Even before Maharashtrians stepped out to vote, the opposition parties seemed to have given up on aspirations of winning the state. The Congress and NCP are not fighting to win seats, but to prevent an embarrassing rout like the 2014 elections.
This has never been the case before.
While in the opposition from 1999 to 2014, the Shiv Sena and BJP were constantly vying to win the Chief Minister's chair. Even when all the parties contested separately after a long time in 2014, the motive was to win the state even though the general atmosphere was anti-Congress.
It could not have been any different this time.
Here are the key takeaways based on the election campaigns run by various political parties:
1) With its tactical and centralised campaigning, the BJP dominated the election campaign. Chief minister Devendra Fadnavis conducted over 65 rallies all across the state. Prime Minister Narendra Modi was brought in for nine rallies, home minister Amit Shah conducted 10, and one of BJP’s state campaigners, Yogi Adityanath, also conducted 10 rallies. Minister for road transport and highways and son of the soil, Nitin Gadkari, was confined to Vidarbha. However, that did not deter him from conducting 35 rallies, giving BJP the edge over its opponents. In the 'Maha-Yuti' alliance that comprises BJP, Shiv Sena and smaller parties, BJP is contesting 150 seats and Shiv Sena is contesting 124.
2) The Congress campaign remained confined to micro-level campaigning as opposed to BJP’s state-wide outreach. This could perhaps have been part of the party’s strategy. Rahul Gandhi conducted an abysmal eight rallies. Despite being requested by the local party workers to be a part of rallies, Congress president Sonia Gandhi and Priyanka Gandhi Vadra stayed away from campaigning. This left Congress trailing in the campaign.
3) While Congress did not get the much-needed push from its high-command, the alliance partner Nationalist Congress Party's (NCP) leadership was at its energetic best. The 79-year-old NCP chief, Sharad Pawar, conducted over 60 rallies. The speech he delivered in Satara despite getting drenched in heavy rain went viral, and was perhaps the biggest hit of the campaign. The NCP is contesting on 121 of the 288 seats in Maharashtra Assembly. The question is whether NCP will make up for the lacklustre campaign by the Congress and give the much-needed life breath to the 'Maha-agadhi' alliance between the two parties.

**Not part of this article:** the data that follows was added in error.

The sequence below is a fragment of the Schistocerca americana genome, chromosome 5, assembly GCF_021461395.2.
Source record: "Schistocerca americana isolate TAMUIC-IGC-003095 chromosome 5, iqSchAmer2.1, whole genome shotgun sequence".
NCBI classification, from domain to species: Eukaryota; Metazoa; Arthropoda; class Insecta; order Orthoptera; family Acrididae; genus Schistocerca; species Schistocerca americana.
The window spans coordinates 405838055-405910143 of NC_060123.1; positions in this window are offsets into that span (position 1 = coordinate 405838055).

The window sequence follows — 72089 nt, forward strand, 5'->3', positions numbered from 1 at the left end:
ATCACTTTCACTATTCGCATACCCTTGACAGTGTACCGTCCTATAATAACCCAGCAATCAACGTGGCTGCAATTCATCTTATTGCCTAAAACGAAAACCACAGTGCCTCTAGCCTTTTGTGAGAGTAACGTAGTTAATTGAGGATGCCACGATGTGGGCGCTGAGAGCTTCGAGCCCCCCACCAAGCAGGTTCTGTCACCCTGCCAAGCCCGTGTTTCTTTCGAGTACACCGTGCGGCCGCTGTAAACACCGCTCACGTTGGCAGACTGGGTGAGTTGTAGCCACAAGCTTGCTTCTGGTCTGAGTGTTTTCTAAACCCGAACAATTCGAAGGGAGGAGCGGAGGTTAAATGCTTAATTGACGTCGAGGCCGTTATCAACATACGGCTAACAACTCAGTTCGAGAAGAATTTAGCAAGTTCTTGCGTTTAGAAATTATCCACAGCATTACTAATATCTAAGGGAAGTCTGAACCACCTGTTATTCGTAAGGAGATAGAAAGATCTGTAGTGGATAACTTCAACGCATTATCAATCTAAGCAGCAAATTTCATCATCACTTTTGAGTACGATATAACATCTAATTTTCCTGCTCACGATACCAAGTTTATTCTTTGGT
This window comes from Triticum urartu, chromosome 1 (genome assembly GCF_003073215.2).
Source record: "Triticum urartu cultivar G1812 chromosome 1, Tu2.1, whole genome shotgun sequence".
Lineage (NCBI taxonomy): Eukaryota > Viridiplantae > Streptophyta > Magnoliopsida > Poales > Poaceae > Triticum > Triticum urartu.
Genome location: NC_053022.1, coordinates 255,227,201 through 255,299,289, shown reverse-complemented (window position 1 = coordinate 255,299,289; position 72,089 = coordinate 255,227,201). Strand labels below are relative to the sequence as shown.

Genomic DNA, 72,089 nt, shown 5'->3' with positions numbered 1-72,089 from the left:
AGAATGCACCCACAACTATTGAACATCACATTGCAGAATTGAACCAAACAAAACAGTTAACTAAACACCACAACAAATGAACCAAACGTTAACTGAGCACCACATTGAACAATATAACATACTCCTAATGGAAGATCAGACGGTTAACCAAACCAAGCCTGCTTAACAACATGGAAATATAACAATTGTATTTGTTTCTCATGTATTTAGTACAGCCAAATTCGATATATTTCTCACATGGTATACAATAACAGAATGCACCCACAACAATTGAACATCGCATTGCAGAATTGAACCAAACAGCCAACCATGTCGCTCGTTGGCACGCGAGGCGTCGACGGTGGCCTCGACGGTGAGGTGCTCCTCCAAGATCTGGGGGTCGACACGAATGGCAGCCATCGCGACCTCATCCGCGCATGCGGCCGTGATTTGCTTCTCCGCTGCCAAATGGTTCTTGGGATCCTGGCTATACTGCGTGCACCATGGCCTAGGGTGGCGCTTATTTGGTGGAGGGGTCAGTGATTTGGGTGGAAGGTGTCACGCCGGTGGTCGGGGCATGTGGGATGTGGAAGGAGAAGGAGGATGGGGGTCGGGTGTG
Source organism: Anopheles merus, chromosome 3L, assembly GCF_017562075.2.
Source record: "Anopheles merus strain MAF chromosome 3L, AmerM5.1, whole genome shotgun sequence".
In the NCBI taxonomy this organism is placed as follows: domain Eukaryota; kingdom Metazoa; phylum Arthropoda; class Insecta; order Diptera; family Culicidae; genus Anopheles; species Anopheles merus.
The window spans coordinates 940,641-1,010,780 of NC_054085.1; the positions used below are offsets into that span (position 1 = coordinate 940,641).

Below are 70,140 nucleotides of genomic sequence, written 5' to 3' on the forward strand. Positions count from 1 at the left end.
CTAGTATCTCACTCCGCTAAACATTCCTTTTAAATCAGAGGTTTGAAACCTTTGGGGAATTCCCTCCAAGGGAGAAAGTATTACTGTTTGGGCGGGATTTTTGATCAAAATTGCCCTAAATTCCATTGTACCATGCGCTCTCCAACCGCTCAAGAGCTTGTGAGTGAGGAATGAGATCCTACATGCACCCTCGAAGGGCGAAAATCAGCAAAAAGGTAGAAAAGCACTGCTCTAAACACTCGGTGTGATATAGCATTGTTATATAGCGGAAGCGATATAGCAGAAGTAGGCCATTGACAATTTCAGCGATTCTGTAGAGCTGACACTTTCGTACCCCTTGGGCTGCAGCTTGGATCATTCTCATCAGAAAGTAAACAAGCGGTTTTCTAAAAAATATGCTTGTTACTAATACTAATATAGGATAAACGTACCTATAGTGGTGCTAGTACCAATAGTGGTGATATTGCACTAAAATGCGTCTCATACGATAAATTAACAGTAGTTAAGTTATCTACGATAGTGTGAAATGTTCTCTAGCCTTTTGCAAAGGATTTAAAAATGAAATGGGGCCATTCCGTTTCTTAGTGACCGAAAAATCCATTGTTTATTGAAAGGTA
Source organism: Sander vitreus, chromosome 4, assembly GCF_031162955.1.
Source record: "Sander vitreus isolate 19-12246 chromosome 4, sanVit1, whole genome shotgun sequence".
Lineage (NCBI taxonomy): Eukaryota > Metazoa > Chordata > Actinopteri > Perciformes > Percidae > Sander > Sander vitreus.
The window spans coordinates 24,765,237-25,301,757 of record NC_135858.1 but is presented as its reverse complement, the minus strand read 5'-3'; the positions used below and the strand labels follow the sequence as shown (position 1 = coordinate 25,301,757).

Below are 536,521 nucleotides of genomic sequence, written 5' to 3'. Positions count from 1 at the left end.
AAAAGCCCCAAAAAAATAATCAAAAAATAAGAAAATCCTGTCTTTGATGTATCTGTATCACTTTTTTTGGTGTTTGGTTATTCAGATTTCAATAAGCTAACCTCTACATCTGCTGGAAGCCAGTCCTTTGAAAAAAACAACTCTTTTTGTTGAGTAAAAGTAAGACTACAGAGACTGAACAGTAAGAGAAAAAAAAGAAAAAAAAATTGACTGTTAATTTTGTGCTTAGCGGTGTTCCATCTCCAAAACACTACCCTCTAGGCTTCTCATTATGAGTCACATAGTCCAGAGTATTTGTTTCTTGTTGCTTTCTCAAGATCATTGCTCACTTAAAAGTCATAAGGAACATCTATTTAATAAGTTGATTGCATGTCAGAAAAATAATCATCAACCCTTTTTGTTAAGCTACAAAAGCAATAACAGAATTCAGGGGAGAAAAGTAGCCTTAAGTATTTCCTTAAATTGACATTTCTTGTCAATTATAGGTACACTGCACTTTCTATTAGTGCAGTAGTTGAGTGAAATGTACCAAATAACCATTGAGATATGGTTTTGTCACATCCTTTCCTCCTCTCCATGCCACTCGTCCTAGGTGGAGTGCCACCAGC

4) The BJP and Shiv Sena had given the impression that they would be contesting separately even until the Lok Sabha polls. Fadnavis and Sena chief Uddhav Thackeray had urged their party cadres to be prepared to take on each other's parties. However, when the alliance and seat-sharing were announced, many candidates lost the hope of getting a ticket and rebelled against their own parties. The rebels from both the parties alone constitute 50-odd seats and it is going to be an interesting battle in these constituencies. However, it remains to be seen if the Congress-NCP alliance will reap the benefits of this rebellion.
5) The heavily populated Mumbai Metropolitan Region comprising key constituencies from Mumbai, Thane and Navi Mumbai remains a challenge for the Congress-NCP alliance. The saffron parties rule the roost here and are likely to win 90 per cent seats in these key urban regions.
6) With Shiv Sena leader Aaditya Thackeray contesting from Mumbai’s Worli constituency, the party made it a point to show that Mumbai remained politically the most important region for the party.
7) The Congress and NCP were trying to make the most of issues such as rising unemployment, troubled manufacturing sector, issues in crop insurance schemes and inadequate price for farm produce. They tried to put BJP in the negative spotlight by highlighting these issues. However, the BJP countered the move by cleverly bringing in the revocation of Article 370, Bharat Ratna to Veer Savarkar and challenging the nationalist spirit of the Congress-NCP.
It now remains to be seen if Congress and NCP can reverse the odds stacked against them and manage to scrape a decent number of seats to prevent the loss of face like the 2014 polls.